Manager previews FA Cup tie against WarringtonThe anticipation of the Grecians’ FA Cup first-round tie with Warrington Town has been growing steadily during the course of the last week and a half, ever since ball 53 was paired with ball 18 in the draw at St George’s Park.
The switch to a Friday-night game in front of the BBC cameras has also added an extra dimension to the build-up, with a projected audience of 3 million on top of the 2,500-strong partisan crowd that will occupy Cantilever Park.
Given its significance to Warrington in particular – being the first time they have made the first round – it has generated plenty of hype and anticipation, with most neutrals hoping to see the underdogs triumph in the typical spirit of the FA Cup.
Exeter City manager Paul Tisdale is looking forward to seeing his team’s match preparation taking shape against the Wire on Friday, and is fully aware that the bulk of the preparation for the Grecians has to be in getting the mindsets right for the game.
“We’ve been waiting for a week or so and now it’s the opportunity to play,” Paul said. “I’ve heard so many imaginative versions of this game, and I’m looking to put our preparation into practice now and try and win the game. We’re very much ready for it.
“There are pitfalls and own-goals galore that we can make with our preparation for this game. I’m fully aware of the 3 million-plus viewers that they are expecting, and I’m sure that most of those will want Warrington to win.
“We’re not on TV because we’re playing good football, playing well and because we’ve won a few games and people want to see our football. We’re on TV because people are looking for the prospect of an FA Cup upset. We’re very much aware of that and we’re preparing accordingly.
“It’s not about how much you want to win it or how serious you are – it’s about playing in the right manner and making good decisions. We’ll be going into the game to do that.
“It’s our job to do the job. We know that we’re on TV for the prospect of an upset, so that is very much in mind when we go into the game. Most of this preparation is about the tone we set and the things with think. If we’re thinking correctly, we will act correctly.
“That doesn’t guarantee us a win because the FA Cup is a real leveller. We’re away from home, the weather is going to be inclement – I’m sure it’s not going to all go our own way, but we’re ready for it.”
The name ‘Curzon Ashton’ makes the blood of most City supporters run cold – they were the side which knocked Exeter out at this stage six seasons ago, and also played in the Northern Premier League Division One North.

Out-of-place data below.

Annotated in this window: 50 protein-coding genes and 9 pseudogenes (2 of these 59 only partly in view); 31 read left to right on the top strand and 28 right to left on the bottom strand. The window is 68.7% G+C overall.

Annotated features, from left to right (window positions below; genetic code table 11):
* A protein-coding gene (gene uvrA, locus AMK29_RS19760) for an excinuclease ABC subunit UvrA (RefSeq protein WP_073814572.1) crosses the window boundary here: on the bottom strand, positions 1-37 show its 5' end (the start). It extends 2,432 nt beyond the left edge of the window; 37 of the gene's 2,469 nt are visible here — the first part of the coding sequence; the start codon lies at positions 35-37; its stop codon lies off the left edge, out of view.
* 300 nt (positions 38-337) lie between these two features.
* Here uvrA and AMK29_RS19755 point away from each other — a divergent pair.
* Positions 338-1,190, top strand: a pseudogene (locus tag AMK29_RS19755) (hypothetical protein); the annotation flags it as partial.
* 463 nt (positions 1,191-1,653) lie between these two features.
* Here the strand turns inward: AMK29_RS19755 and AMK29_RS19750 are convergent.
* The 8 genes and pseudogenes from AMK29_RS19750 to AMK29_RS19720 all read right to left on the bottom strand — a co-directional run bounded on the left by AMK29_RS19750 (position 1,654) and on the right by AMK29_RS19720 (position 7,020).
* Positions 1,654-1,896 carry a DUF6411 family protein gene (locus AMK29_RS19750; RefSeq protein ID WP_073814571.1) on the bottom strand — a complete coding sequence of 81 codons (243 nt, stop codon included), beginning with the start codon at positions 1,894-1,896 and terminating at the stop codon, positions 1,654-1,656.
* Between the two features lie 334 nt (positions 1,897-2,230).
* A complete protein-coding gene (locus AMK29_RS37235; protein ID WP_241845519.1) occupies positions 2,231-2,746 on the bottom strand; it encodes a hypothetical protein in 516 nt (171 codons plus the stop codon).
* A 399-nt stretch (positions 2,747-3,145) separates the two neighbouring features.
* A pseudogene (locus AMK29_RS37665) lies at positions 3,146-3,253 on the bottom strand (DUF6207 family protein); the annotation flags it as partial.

While the personnel that played that afternoon for City have changed, Paul feels that he learned a few lessons on that day which will be applicable for Friday’s fixture.
Paul continued: “Curzon Ashton is fresh in the mind – there are only one or two players here that were there at the time but I’ve experienced that particular event and I don’t want it to happen again – though you can’t just wish it to be true.
“It was an unpleasant experience – we prepared very seriously for that game but we made one or two errors and they capitalised on it.
“I can’t predict the game on Friday, nor can I make it go my way necessarily, but what I can do is make sure that we don’t make some of the errors that we made last time.”
And despite feeling fully prepared for the game, Paul is under no illusions that the ‘magic of the cup’ could bite again.
Often it is the culture-shock when players play at grounds a few divisions below their level that can unsettle sides and take the bigger teams out of their comfort zone.
However Tis doesn’t feel that life at Exeter City has given his players any illusions of grandeur or entitlement – and quite conversely, they should feel quite at home on a lower-league pitch that is exposed to the elements.
“On a conventional Saturday afternoon in league football they are a few leagues below us,” Tis continued. “But the reason the FA Cup is so special is because history will tell you that these types of game will produce an upset every now and then.
“That can’t be a coincidence – that’s down to the draw of the prestige of the cup and a different set of variables to what you experience every week.
“I think this is about how we think rather than how we technically prepare. That will lead us to act correctly and make the right decisions. We’ve got enough players that can play football – it’s business and it’s about making sure that we keep our risk to a minimum.
“St James Park has particularly dim lights so we won’t be out of place there, and if the grass is long and muddy, then we’re used to that at the Cat & Fiddle. I don’t see it as a big thing – my players should be professional and practically-minded to the degree that they should overcome whatever is thrown at them. We have to be ready for it.”